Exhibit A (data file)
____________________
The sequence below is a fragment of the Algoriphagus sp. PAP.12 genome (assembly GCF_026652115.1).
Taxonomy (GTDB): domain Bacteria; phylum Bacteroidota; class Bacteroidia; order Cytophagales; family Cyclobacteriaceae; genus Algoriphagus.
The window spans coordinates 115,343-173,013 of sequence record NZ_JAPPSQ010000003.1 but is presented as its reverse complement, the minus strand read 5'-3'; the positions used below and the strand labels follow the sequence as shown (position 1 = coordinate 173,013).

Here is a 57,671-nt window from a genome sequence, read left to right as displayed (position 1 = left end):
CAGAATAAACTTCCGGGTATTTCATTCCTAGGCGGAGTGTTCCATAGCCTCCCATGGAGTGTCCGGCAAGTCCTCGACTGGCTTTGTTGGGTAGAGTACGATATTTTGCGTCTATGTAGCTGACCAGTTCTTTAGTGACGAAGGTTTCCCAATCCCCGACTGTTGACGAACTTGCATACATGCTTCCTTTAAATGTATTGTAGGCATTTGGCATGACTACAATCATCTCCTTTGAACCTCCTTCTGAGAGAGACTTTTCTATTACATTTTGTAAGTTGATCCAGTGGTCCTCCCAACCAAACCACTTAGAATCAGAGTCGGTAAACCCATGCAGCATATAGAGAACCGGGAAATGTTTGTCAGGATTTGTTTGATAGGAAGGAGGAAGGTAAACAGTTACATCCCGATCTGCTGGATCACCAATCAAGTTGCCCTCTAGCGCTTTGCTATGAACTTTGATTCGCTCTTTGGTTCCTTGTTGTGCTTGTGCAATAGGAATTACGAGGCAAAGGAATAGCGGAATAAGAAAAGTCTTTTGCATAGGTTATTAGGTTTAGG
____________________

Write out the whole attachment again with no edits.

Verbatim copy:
The sequence below is a fragment of the Algoriphagus sp. PAP.12 genome (assembly GCF_026652115.1).
Taxonomy (GTDB): domain Bacteria; phylum Bacteroidota; class Bacteroidia; order Cytophagales; family Cyclobacteriaceae; genus Algoriphagus.
The window spans coordinates 115,343-173,013 of sequence record NZ_JAPPSQ010000003.1 but is presented as its reverse complement, the minus strand read 5'-3'; the positions used below and the strand labels follow the sequence as shown (position 1 = coordinate 173,013).

Here is a 57,671-nt window from a genome sequence, read left to right as displayed (position 1 = left end):
CAGAATAAACTTCCGGGTATTTCATTCCTAGGCGGAGTGTTCCATAGCCTCCCATGGAGTGTCCGGCAAGTCCTCGACTGGCTTTGTTGGGTAGAGTACGATATTTTGCGTCTATGTAGCTGACCAGTTCTTTAGTGACGAAGGTTTCCCAATCCCCGACTGTTGACGAACTTGCATACATGCTTCCTTTAAATGTATTGTAGGCATTTGGCATGACTACAATCATCTCCTTTGAACCTCCTTCTGAGAGAGACTTTTCTATTACATTTTGTAAGTTGATCCAGTGGTCCTCCCAACCAAACCACTTAGAATCAGAGTCGGTAAACCCATGCAGCATATAGAGAACCGGGAAATGTTTGTCAGGATTTGTTTGATAGGAAGGAGGAAGGTAAACAGTTACATCCCGATCTGCTGGATCACCAATCAAGTTGCCCTCTAGCGCTTTGCTATGAACTTTGATTCGCTCTTTGGTTCCTTGTTGTGCTTGTGCAATAGGAATTACGAGGCAAAGGAATAGCGGAATAAGAAAAGTCTTTTGCATAGGTTATTAGGTTTAGG